Ryan Butler: There were a couple of things. One, I wasn’t sure I was ready because I was throwing fastballs only after 13 month back from the surgery. The fastball ticked up from before surgery - which I was really happy about. Also, UNC-Charlotte ended up giving me a full-ride. I thought if I just got drafted off of my first bullpen, what could I do with a full year?
Honestly, it was the hardest decision of my life and it went up to the last day. The Yankees really thought I was going to go; but I didn’t.
The downside is it was a gamble, especially if you got hurt again.
Ryan Butler: They definitely entered into the thought process - but I also knew how hard I rehabbed. You can never be sure, but I had a real good feeling that I wasn’t going to get hurt again because I knew how hard I worked to get healthy.
It did work out and I couldn’t ask for a better situation than I am in now. I was picked in the seventh, as opposed to the sixteenth, so I am pretty happy.
A lot of people claim their velocity comes back before their feel. What did you have to work on the most?
Ryan Butler: I took my time with the rehab. I was out of school - and I don’t like to say people get rushed back - but I didn’t have a team, so I didn’t have the pressure to return as quickly as others do.
I didn’t pitch in a game until 15 months and it was one inning. I pitched seven innings the rest of the summer, so it was only eight in total. I didn’t incorporate a change-up until 20 months. I wanted to get my fastball and fastball command back first. As much as you practice dry drills, until you throw off of the mound you haven’t done it yet.
I didn’t throw a slider until 23 months and it was awful, my college coach can attest to that. I just threw to get them off of my fastball. I would throw a spinner in there to change their eye level.
I learned a new slider from the Marlins’ Scouting Director a week before the draft and it really helped me out.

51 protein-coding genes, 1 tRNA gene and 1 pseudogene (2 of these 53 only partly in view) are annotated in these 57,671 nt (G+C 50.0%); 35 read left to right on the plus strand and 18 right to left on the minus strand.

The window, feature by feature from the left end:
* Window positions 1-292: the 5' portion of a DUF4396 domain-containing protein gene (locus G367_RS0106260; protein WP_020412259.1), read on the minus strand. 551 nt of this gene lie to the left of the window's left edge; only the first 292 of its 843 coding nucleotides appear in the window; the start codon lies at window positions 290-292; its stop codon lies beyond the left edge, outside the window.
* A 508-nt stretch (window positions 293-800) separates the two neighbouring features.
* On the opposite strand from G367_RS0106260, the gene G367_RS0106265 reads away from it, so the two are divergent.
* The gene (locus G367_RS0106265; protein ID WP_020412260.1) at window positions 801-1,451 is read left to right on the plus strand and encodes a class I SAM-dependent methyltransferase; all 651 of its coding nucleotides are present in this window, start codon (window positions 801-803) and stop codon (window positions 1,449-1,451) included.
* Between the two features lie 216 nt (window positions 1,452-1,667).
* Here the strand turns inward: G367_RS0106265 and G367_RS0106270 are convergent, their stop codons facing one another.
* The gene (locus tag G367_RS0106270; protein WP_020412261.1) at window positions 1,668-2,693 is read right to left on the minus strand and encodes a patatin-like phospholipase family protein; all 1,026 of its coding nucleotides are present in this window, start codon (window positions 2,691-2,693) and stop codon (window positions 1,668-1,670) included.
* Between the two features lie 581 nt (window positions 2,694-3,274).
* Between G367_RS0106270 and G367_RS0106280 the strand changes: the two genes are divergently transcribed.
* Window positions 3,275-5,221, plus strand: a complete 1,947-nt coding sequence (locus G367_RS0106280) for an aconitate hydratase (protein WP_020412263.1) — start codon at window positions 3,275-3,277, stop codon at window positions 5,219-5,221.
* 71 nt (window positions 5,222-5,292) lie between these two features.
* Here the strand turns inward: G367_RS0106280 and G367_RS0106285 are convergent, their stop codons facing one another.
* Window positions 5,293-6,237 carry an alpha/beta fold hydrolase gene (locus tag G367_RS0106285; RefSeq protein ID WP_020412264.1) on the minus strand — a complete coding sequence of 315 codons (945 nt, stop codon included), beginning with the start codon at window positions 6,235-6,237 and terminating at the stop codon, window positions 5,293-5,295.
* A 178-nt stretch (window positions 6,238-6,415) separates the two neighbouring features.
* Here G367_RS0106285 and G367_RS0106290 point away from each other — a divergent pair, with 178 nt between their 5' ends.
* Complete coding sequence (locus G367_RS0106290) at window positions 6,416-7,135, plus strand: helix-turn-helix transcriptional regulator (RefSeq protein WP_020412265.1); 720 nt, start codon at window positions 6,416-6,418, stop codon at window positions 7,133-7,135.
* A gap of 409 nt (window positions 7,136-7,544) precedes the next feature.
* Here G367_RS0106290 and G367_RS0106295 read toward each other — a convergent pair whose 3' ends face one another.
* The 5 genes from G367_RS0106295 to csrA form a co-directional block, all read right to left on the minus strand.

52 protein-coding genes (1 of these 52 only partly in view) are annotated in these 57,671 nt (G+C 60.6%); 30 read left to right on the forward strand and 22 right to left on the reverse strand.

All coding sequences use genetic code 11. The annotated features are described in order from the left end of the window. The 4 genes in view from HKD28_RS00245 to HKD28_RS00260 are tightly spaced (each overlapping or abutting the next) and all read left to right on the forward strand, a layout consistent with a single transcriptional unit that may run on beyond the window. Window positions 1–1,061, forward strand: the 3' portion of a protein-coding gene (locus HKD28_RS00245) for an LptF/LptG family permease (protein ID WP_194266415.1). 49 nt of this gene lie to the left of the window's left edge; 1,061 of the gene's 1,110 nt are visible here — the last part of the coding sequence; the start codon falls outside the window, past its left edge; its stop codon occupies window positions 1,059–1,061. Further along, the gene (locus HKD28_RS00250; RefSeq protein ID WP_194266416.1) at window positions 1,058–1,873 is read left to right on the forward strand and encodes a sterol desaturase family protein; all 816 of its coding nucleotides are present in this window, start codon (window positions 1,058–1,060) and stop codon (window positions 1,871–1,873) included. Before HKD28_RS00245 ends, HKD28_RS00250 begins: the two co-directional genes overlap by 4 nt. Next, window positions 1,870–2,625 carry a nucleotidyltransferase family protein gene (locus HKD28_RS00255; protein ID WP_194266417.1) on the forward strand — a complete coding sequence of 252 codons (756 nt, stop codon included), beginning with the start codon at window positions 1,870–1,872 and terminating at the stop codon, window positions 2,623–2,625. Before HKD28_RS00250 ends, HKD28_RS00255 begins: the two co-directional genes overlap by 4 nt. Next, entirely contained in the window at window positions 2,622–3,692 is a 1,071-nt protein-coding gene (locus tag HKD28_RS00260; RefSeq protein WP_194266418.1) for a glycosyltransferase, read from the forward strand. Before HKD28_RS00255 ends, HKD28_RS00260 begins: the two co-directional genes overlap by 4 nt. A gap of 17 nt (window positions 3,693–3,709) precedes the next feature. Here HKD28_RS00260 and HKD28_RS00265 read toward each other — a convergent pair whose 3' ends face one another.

So many of the guys in Fort Wayne that I know just raved about you coming in as the closer last year - particularly you’re velocity and command. As we just talked about, did you think you would get to the majors quicker in the bullpen?
Ryan Butler: I did, but I also thought if I was going to make the big leagues, I will make the big leagues. I’ve always dreamed of being there, but it was as a starter. I grew up watching guys like Martiniez and Josh Becket - and that is the path I thought I saw for myself.
When they told me in Instructs they wanted to make me a starter, I was all for it. If I perform, I will get there.
You adjusted pretty well - you put up some good numbers in Lake Elsinore. We know about your velocity, so I assuming they are all four-seamers...
Ryan Butler: If I am throwing inside to righties is a two-seamer and away to a lefty is a two-seamer.
And it’s coming in at that type of velocity?
Ryan Butler: Yeah, I have good sink on it which is why I tend to get more ground outs than strike outs right now - it generates a lot of weak contact. At Double-A you have to hit your spots more, you can’t get by just on velocity.
How do you divide up between the four and two-seamers and what are you’re other pitches?
Ryan Butler: It is about fifty-fifty between the four and two-seamers. I throw a change-up and my slider right now is more of a slurve. That is the main pitch that I am still focused and working on.
It’s getting there, but I still needs some work.
How is the change-up?
Ryan Butler: I am using the one I’ve thrown my entire life. I didn’t throw it that much last year coming out of the pen, because you want to stay hard coming out of the bullpen. If you are getting them out with the fastball, you want to keep doing it and not speed up their bat.
As a starter you have to keep them off balance more, because hitters rely more on timing.
You come across as a fan as well as a player, so it must be a lot of fun getting an opportunity to work with Trevor Hoffman [the Padres’ upper-level pitching coordinator who was in San Antonio]
Ryan Butler: It is unbelievable. His change-up is probably unteachable because it is so much a feel pitch, but he can point you in the right direction.
He’s not telling you about different grips, so how is he directing you?
Ryan Butler: It is more of a teaching point. Pro coaches are here to help you but he comes from a different level. He knows the game and pitching so well.
He teaches you how to pitch and points different things out to you, like sequencing and pitch selection. He helps you to read hitter’s swings and gets you to ask why you are throwing things.
He’s unbelievable with the mental side of the game.